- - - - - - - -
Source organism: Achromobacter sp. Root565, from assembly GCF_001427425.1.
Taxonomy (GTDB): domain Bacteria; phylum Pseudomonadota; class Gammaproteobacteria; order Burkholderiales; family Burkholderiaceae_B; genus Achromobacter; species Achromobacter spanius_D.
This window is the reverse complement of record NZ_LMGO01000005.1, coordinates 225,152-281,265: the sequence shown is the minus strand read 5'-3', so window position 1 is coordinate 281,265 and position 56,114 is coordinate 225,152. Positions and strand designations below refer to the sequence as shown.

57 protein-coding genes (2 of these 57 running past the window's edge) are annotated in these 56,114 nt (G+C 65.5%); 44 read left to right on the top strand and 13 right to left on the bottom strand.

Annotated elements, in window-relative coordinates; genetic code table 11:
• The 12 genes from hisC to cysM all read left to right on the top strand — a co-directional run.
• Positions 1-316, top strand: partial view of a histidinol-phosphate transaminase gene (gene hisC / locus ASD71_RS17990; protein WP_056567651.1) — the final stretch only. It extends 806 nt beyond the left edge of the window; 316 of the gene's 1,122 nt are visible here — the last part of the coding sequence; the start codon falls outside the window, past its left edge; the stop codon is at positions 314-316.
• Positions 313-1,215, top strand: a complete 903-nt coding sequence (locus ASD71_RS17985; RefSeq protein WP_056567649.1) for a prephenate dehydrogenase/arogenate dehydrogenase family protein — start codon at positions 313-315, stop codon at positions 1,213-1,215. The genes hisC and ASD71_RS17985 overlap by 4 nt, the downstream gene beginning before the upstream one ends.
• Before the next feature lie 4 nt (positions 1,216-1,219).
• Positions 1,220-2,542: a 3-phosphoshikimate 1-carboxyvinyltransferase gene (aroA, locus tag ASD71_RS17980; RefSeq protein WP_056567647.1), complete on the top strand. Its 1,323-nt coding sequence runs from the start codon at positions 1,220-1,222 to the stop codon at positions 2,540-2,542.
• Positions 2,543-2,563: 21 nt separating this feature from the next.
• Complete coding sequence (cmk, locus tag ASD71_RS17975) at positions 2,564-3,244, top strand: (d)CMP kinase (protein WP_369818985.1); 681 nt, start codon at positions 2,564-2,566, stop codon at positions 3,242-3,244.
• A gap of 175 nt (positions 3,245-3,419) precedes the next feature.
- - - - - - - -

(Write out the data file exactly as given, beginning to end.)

Source organism: Achromobacter sp. Root565, from assembly GCF_001427425.1.
Taxonomy (GTDB): domain Bacteria; phylum Pseudomonadota; class Gammaproteobacteria; order Burkholderiales; family Burkholderiaceae_B; genus Achromobacter; species Achromobacter spanius_D.
This window is the reverse complement of record NZ_LMGO01000005.1, coordinates 225,152-281,265: the sequence shown is the minus strand read 5'-3', so window position 1 is coordinate 281,265 and position 56,114 is coordinate 225,152. Positions and strand designations below refer to the sequence as shown.

57 protein-coding genes (2 of these 57 running past the window's edge) are annotated in these 56,114 nt (G+C 65.5%); 44 read left to right on the top strand and 13 right to left on the bottom strand.

Annotated elements, in window-relative coordinates; genetic code table 11:
• The 12 genes from hisC to cysM all read left to right on the top strand — a co-directional run.
• Positions 1-316, top strand: partial view of a histidinol-phosphate transaminase gene (gene hisC / locus ASD71_RS17990; protein WP_056567651.1) — the final stretch only. It extends 806 nt beyond the left edge of the window; 316 of the gene's 1,122 nt are visible here — the last part of the coding sequence; the start codon falls outside the window, past its left edge; the stop codon is at positions 314-316.
• Positions 313-1,215, top strand: a complete 903-nt coding sequence (locus ASD71_RS17985; RefSeq protein WP_056567649.1) for a prephenate dehydrogenase/arogenate dehydrogenase family protein — start codon at positions 313-315, stop codon at positions 1,213-1,215. The genes hisC and ASD71_RS17985 overlap by 4 nt, the downstream gene beginning before the upstream one ends.
• Before the next feature lie 4 nt (positions 1,216-1,219).
• Positions 1,220-2,542: a 3-phosphoshikimate 1-carboxyvinyltransferase gene (aroA, locus tag ASD71_RS17980; RefSeq protein WP_056567647.1), complete on the top strand. Its 1,323-nt coding sequence runs from the start codon at positions 1,220-1,222 to the stop codon at positions 2,540-2,542.
• Positions 2,543-2,563: 21 nt separating this feature from the next.
• Complete coding sequence (cmk, locus tag ASD71_RS17975) at positions 2,564-3,244, top strand: (d)CMP kinase (protein WP_369818985.1); 681 nt, start codon at positions 2,564-2,566, stop codon at positions 3,242-3,244.
• A gap of 175 nt (positions 3,245-3,419) precedes the next feature.